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Fresh Hell

The best dispatches from our grim new reality

Ionize This!

Visiting a cavernous megachurch in Arizona on Tuesday to wax ineloquent for an hour and a half on “super duper” missiles, cable television ratings, the definitely-almost-over mass death event, Mars, cable television ratings, etc., President Trump declined to mention the new and exciting technology the church had installed just prior to his visit: “CleanAir EXP,” which, according to two grinning air-quality hobbyists, kills 99.99 percent of Covid within ten minutes” through “ioni-ni-zashion,” no “eon-knee-shuni-nation,” wait, it’s “ion-i-say-son-ized,” or, no, definitely “ionization.” This almost certainly effective and not at all dubious technology comes at a crucial juncture for the state of Arizona as it runs perilously low on Covid-19 tests while continuing to post record numbers of confirmed new cases, much to the indifference of state leadership, which seems altogether quite content to let great swaths of the populace meet their maker.  


Extremely Hot and Incredibly Stuffy

The following day in that great and wonderful state, Scottsdale city councilman Guy Phillips addressed a crowd of constituents flaming mad over the city’s imposition of a mandatory mask policy with the following turn of phrase: “I can’t breathe.” He then said it again, but louder, “I can’t breathe,” before ripping his face mask. The crowd, moved by this patriotic display, broke into sustained applause. When asked whether the white Republican intended to openly mock the dying words of George Floyd by equating the struggles of wearing a mask with being murdered by police, Phillips noted that he “meant no disrespect” and was “by no means” trying to “make light of” Floyd’s death; he was merely “hot and stuffy.” The thumb-faced governor, happy to deflect attention from his aforementioned indifference to mass, preventable death, denounced the councilman’s callousness: “Anyone who mocks the murder of a fellow human has no place in public office.”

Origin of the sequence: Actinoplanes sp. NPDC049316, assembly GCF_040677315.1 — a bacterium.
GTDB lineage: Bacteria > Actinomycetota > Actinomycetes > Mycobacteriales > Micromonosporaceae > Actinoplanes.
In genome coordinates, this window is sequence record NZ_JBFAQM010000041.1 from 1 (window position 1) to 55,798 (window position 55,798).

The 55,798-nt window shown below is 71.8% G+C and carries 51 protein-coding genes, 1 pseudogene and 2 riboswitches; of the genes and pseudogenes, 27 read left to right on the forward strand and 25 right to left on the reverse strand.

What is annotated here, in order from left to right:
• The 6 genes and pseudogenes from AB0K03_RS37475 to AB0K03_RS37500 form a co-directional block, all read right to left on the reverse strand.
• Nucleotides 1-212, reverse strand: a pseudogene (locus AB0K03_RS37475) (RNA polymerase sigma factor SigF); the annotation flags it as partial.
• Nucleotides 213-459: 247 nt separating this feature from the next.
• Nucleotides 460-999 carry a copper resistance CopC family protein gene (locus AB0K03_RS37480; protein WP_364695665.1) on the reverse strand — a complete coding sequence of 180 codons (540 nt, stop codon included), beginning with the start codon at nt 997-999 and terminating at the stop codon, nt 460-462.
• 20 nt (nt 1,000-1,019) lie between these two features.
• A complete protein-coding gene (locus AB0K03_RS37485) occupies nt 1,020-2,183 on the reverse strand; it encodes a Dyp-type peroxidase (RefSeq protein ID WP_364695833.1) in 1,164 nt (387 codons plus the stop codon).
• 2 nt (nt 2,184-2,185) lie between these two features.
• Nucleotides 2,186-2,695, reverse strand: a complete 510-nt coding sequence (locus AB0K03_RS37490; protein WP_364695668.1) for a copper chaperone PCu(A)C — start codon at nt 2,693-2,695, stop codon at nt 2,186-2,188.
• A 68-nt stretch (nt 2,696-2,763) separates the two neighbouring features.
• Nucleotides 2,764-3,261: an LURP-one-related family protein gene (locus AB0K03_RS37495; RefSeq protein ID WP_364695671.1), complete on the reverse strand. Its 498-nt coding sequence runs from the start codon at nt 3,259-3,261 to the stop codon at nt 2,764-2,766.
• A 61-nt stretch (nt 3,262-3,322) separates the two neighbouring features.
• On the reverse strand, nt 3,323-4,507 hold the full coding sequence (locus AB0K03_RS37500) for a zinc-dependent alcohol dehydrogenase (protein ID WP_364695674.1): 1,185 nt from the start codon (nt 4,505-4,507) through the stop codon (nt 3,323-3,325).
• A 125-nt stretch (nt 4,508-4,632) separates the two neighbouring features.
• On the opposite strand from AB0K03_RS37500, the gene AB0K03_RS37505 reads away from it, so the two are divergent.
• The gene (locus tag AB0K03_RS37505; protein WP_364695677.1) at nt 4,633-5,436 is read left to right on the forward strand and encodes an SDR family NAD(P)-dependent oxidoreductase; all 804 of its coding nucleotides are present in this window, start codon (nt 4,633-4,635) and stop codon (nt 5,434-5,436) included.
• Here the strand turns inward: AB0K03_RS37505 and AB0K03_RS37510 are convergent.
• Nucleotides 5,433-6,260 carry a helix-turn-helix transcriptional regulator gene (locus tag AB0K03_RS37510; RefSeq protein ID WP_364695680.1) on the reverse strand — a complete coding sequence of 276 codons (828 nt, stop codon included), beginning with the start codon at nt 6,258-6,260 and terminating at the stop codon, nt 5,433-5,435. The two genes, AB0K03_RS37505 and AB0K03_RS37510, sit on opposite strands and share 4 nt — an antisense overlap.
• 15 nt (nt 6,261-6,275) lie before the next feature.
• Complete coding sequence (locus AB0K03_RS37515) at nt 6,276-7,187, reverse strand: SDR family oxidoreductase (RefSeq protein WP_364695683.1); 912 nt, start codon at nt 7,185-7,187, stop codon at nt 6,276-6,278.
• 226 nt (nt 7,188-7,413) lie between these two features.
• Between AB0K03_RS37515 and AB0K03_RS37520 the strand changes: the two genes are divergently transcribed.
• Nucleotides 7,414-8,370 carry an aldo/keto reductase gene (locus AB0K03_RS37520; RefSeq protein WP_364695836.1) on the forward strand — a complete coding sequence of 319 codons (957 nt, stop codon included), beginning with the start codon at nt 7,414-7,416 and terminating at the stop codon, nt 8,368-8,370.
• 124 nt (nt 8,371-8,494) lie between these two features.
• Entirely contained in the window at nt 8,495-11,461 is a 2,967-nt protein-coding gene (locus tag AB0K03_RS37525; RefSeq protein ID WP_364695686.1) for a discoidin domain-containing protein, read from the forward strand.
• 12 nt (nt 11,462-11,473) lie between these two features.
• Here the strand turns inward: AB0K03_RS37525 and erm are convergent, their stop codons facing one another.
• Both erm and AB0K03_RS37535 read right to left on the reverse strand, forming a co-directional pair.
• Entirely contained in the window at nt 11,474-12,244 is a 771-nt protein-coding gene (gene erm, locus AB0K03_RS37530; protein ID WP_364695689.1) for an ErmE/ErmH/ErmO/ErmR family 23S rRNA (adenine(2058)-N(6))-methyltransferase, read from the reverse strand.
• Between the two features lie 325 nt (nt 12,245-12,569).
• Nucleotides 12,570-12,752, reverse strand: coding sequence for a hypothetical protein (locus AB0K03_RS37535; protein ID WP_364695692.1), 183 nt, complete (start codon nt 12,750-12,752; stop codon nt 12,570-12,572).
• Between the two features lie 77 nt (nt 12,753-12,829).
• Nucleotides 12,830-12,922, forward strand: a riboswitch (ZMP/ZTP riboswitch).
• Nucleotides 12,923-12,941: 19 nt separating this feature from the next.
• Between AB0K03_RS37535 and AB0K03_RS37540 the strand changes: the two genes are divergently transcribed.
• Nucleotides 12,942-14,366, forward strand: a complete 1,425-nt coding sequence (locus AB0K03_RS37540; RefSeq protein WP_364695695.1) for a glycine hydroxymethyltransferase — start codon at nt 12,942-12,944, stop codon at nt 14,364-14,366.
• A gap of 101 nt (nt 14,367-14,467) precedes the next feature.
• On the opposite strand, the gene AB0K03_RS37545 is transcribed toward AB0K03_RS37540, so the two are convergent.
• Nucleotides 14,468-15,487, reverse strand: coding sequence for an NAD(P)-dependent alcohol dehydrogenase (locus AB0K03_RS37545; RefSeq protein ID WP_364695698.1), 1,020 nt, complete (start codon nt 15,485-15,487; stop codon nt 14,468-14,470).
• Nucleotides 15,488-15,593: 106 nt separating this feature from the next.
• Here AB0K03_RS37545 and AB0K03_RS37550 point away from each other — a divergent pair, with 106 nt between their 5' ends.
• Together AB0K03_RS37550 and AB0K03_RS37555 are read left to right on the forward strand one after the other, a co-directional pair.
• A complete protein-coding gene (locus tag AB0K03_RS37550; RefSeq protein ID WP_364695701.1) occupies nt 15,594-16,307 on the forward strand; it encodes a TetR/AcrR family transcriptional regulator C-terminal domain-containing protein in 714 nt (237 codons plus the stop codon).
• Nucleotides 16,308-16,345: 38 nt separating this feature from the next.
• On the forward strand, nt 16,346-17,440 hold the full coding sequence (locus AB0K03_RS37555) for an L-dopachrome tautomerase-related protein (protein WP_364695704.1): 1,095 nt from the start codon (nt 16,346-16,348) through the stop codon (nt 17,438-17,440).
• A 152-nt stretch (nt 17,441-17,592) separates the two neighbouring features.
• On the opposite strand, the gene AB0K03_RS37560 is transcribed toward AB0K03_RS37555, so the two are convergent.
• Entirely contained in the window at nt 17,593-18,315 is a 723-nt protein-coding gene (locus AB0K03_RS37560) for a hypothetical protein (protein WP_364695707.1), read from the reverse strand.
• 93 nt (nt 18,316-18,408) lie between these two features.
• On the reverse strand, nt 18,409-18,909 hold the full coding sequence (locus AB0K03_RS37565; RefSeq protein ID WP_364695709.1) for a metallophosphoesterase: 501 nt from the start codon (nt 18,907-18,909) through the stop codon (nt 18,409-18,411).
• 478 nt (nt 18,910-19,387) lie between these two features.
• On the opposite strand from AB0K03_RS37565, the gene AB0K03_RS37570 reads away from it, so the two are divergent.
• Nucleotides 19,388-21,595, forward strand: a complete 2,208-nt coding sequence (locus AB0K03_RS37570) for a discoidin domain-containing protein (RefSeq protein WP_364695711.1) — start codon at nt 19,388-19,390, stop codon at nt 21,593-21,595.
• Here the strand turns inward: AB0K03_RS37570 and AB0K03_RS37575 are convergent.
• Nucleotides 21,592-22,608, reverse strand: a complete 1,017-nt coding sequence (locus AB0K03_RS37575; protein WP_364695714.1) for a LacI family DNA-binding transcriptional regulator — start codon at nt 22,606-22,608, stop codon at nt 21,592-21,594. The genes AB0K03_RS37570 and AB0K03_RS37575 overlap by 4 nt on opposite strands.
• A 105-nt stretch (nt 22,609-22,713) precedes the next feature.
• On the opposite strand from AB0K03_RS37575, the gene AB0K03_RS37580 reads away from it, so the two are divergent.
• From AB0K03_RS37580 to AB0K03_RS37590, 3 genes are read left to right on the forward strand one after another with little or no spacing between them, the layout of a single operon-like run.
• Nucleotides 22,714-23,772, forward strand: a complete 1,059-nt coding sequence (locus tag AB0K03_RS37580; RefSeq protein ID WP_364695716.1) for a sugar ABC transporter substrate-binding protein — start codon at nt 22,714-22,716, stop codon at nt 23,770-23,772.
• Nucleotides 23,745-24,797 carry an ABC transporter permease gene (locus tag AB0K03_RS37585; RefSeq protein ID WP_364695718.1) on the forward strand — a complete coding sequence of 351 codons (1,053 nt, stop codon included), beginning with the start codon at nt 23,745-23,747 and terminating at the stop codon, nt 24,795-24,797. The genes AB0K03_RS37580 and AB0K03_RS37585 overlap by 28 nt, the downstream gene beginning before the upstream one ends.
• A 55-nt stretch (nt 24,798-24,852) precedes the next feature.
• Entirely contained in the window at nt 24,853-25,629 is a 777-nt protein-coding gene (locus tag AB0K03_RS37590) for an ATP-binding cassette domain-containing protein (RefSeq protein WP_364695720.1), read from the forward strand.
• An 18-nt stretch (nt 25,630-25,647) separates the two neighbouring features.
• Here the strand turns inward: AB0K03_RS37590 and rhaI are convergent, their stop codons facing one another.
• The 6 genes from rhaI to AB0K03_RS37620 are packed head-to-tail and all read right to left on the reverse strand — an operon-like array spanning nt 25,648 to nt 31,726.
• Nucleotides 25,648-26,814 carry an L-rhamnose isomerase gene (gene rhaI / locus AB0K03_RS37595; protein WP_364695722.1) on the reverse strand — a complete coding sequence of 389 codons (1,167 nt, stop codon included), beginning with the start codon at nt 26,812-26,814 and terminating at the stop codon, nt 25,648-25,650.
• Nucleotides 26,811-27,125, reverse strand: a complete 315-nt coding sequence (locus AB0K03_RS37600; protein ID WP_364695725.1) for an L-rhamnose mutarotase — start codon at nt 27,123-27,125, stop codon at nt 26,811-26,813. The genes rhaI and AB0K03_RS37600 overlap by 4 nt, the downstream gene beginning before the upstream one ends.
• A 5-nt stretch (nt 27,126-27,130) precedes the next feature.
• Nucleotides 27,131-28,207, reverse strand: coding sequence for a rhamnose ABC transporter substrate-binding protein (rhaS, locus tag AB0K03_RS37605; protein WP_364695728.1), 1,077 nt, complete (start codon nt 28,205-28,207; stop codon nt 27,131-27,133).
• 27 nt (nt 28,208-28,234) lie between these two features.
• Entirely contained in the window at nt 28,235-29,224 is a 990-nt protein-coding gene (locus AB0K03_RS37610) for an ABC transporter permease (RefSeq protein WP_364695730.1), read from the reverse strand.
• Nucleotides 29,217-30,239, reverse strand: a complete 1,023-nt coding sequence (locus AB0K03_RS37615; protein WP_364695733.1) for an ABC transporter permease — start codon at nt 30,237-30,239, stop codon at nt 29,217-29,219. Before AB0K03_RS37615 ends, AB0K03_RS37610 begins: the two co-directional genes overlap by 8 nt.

Empty Symbolic Gesture Arena

Over in Seattle, aspiring nation-state Amazon has announced it will christen the city’s sports arena Climate Pledge Arena as a fun way of over-inflating the various feeble-minded and largely useless initiatives built into the renovated arena so as to scale back its gargantuan environmental impact. Amazon CEO Jeff Bezos hopes that this sprawling electric-powered pleasure dome of unnecessary waste will be a “regular reminder of the urgent need for climate action.”



Meanwhile, in the likewise glorious state of North Carolina, three police officers were fired this week after dash-cam footage recorded the officers engaged in a conversation overwhelmed by extraordinarily appallingly racist invectives, including erstwhile officer Kevin Piner’s gleeful observation that, soon, “We are just gonna go out and start slaughtering them fucking n—. I can’t wait. God, I can’t wait.” Strange how these instances accumulate to such an extent that a reasonable observer might begin to think that the institution of the police is systematically white supremacist, and that said supremacy is a constituent part of their merciless defense of the capitalist class. 


Golden Years

In lighter news, the New York Times reports this week on how nursing homes (an otherwise upstanding industry not prone to avarice or cruelty)  across the country are dumping aging, defenseless, and often disabled seniors out onto the streets, seemingly in violation of federal regulations, in the middle of a global pandemic that’s killed more than fifty-one thousand nursing home residents. One eighty-eight-year-old patient with dementia, RC Kendrick, had been living at a nursing home with a glowing history of violations—that is, until the home abandoned him at an unregulated boarding house without informing his family. Within twenty-four hours, Mr. Kendrick went missing in Los Angeles until police found him. 


The Flying Fox

For those looking to just get away from this metastasizing pile of flaming shit, consider chartering this four hundred fifty-foot super yacht (featuring two helipads, a mini-submarine docking station, and a medical center) for $3.7 million a week (or just over $22,000 an hour). The yacht sleeps twenty-five but you can squeeze thirty-four guests aboard for a blowout bash—but that, of course, does not include crew members: the Flying Fox requires fifty-four crew members (waiters, chefs, gym instructors, etc.) to be “fully operational.”